Benjamin Dachis - The Startling Costs of Regulation in Housing Prices
From: Benjamin Dachis
To: Ontario’s New Government
CC: Municipal governments across the province
Date: June 15, 2018
Re: The Startling Costs of Regulation in Housing Prices
The cost of housing has been going through the roof in many parts of Canada. But even as governments have focused on curtailing demand, supply constraints are the more likely key cause of surging prices.
Restrictions on housing supply hinder the efficiency of the housing market. Delays in building result in shortages and higher prices. One way to measure a broken housing market is to look at the gap between construction costs and sale prices. In places where it is hard to build, the costs of construction are higher. That means prices are often higher in places with little open land, but if prices persistently exceed construction costs, excessive regulation is the likeliest culprit.
In my recent C.D. Howe Institute report, co-authored with Vincent Thivierge, I found that homebuyers in the eight most restrictive cities paid an extra $230,000 on top of construction costs per new single-detached house between 2007 and 2016.
The Ontario experience provides insights as to how this happens. Look at all the restrictions and extra costs on building new housing in the province. Most major municipalities levy tens of thousands of dollars of development charges on the construction of new housing. In many cities, developers need to undergo a lengthy approval process for many new projects. Many municipalities have a large share of land dedicated to agriculture. That means less land available for housing, and higher prices. New development on Greenbelt land – the subject of much recent debate – is heavily restricted. Besides the Greenbelt, the province sets growth limits and rules on municipalities in the Greater Toronto Area.
Taking the extra costs of all barriers together, they add over $100,000 to the price of both existing and new single-detached homes in some Ontario municipalities. A modest increase in land availability for housing development, along with cutting development and zoning costs to the provincial average, would reduce the price of housing by more than $70,000 in Toronto and the Peel and Durham regions, $90,000 in Halton Region, more than $100,000 in Hamilton and nearly $125,000 in York Region.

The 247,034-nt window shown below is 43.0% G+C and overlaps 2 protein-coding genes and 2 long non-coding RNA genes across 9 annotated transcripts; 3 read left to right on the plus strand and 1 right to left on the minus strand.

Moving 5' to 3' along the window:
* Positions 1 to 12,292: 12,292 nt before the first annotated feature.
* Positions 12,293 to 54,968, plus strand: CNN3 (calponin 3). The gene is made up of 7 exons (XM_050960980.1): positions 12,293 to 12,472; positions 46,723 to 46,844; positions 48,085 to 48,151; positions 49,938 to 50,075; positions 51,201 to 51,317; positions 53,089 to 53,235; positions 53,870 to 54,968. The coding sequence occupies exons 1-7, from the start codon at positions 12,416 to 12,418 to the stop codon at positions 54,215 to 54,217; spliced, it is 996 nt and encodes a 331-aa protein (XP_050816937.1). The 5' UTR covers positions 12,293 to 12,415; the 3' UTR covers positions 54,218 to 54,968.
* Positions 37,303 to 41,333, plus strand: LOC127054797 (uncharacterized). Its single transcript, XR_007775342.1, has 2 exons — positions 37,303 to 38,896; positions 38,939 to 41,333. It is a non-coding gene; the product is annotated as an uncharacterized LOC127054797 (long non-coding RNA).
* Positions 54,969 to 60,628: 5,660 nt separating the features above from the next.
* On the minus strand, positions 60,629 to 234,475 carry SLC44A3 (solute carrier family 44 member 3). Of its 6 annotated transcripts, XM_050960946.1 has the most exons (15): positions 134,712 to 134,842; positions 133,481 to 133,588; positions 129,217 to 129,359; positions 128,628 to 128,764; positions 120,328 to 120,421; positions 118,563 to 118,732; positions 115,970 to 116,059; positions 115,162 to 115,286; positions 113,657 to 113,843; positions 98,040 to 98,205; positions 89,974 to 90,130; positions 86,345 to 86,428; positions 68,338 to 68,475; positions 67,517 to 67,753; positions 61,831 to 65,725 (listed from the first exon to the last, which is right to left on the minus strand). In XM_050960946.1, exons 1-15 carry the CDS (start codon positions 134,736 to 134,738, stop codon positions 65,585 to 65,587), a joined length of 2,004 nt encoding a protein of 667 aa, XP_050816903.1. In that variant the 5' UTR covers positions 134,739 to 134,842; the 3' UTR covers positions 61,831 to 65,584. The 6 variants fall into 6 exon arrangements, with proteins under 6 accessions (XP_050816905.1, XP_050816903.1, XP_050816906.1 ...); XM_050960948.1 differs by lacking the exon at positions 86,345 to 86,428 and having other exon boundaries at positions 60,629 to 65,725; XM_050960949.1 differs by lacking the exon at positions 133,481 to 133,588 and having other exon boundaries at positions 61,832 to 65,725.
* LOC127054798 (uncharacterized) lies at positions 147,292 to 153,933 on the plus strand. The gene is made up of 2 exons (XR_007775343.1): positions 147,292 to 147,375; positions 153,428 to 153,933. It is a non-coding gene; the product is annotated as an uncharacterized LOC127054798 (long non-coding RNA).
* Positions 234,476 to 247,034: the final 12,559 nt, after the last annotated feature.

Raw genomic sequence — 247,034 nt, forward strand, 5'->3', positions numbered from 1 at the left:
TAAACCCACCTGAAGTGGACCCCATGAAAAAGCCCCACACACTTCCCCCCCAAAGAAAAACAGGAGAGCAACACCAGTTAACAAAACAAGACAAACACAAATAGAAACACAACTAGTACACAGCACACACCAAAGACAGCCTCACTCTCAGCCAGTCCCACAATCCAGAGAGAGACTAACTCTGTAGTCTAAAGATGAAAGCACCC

Land-use regulations can generate important benefits, such as making cities more beautiful, preserving important ecosystems, and separating polluting industries from housing. However, most studies find that the costs of higher housing prices imposed by housing regulation outweigh the benefits.
What to do? Toronto has not updated some zoning bylaws since the 1950s. Outdated zoning regulations mean that new developments go through a costly zoning review. It’s time Toronto eased up on zoning restrictions.
Cities should also reduce politically popular development charges. Development charges are portrayed as money paid by profitable developers rather than by homeowners. In reality, the costs get passed on to homebuyers. The largest share of development charges are for water and wastewater construction. It would be better to charge for these services based on actual end use, instead of through up-front fees. The trend is going the other way, however: Toronto is planning to double development charges. The result will be higher home prices.
Rezoning more agricultural land for residential use – while keeping the size of the Greenbelt constant – would reduce home prices across the GTA. The Greenbelt is not the core issue for housing costs. Suburban municipalities are not enabling development on land between the existing urban boundary and the Greenbelt. This is partly because of provincial growth plan rules.
The evidence shows that supply restrictions are a major driver of housing prices. You have the opportunity to reduce these barriers and make housing more affordable.
Benjamin Dachis is Associate Director of Research at the C.D. Howe Institute.
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The views expressed here are those of the author. The C.D. Howe Institute does not take corporate positions on policy matters